The time slot is lengthened by the necessary time only if a bus access takes place within a minislot. Consequently, bandwidth is used up only if it is actually needed. In the process, FlexRay communicates via one or two physically separate lines at a data rate of maximally 10 Mbit/sec in each case. Of course, it is also possible to operate FlexRay at lower data rates. The two channels correspond to the physical layer, in particular of the so-called OSI (open system interconnection) layer model. They are used chiefly for the redundant and therefore error-tolerant transmission of messages, but are also able to transmit different messages, whereby the data rate would then double. It is also possible that the signal transmitted via the transmission lines results from the difference of signals transmitted via the two lines. The physical layer is designed such that it allows an electrical but also an optical transmission of the signal(s) via the line(s) or a transmission in some other manner.

To realize synchronous functions and to optimize the bandwidth by small intervals between two messages, the users in the communications network require a common time base, which is referred to as global time. For the clock synchronization, synchronization messages are transmitted in the static portion of the cycle, and the local clock time of a user is corrected with the aid of a special algorithm according to the FlexRay specification in such a way that all local clocks run in synchronism with a global clock.

In the transmission of data or messages via such a bus system, pulses are distorted because high-to-low or low-to-high edges are delayed to different degrees on the transmission path. If the transmitted pulse is sampled repeatedly (for instance, n-times per bit) in the receiver using the sample clock (the so-called sampling rate) available there, then the position of the sampling point, i.e., the selection of precisely one of these n sampling values, decides whether the datum is sampled correctly or incorrectly. This is difficult especially when the sampling instant refers to an edge of the signal and also analyzes a plurality of binary data values (bits) of the transmitter relative thereto, over many periods of the sampling period. In addition to a pulse distortion, the clock frequency deviation between transmitter and receiver also has an effect in this context. It has become apparent that the rigid specification of the sampling instant without considering the asymmetrical delays on the different transmission paths leads to problems.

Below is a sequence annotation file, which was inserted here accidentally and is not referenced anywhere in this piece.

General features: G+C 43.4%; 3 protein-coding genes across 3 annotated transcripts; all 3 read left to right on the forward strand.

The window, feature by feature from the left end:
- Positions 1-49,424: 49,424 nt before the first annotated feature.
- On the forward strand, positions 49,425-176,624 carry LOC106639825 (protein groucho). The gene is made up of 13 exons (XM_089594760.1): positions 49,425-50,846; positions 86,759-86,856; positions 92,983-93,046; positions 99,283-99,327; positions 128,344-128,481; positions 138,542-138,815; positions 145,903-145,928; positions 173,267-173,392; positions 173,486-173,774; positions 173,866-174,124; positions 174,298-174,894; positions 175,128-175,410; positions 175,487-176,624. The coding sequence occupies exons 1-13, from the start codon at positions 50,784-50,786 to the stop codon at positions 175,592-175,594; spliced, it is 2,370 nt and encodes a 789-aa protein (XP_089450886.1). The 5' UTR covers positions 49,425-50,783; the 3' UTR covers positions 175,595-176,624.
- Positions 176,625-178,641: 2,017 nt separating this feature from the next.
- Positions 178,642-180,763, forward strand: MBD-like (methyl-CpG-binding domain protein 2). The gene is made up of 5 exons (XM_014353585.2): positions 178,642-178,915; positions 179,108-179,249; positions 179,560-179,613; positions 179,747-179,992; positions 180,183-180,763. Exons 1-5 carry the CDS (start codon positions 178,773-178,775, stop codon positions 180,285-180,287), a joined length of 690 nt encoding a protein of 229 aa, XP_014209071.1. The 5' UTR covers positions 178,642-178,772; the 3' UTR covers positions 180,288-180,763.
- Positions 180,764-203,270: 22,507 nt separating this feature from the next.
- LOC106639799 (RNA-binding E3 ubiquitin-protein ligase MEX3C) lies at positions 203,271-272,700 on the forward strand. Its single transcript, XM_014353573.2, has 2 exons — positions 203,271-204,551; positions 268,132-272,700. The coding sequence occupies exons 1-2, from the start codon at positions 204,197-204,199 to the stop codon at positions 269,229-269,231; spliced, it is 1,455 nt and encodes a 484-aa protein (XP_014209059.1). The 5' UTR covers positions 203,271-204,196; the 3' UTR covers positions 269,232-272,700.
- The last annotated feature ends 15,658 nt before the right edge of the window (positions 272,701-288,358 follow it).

Because of the rigid selection of the sampling instant per bit (for instance, at n=8 sampling values per bit, to 5, in the middle of a bit), both the influence of the asymmetrical distortion and the frequency deviation as well as the additional time discretization by the sampling pose a problem and place high demands on the transmission channel. Increasing the edge steepness so as to reduce the asymmetrical delays would indeed be advantageous for the timing, but on the other hand would require technically more sophisticated and thus more expensive components and, in addition, could have an adverse effect on the EMC response of the data transmission system. However, depending on the pulse distortion, there is the risk of evaluating the wrong datum either on the one or the other bit boundary.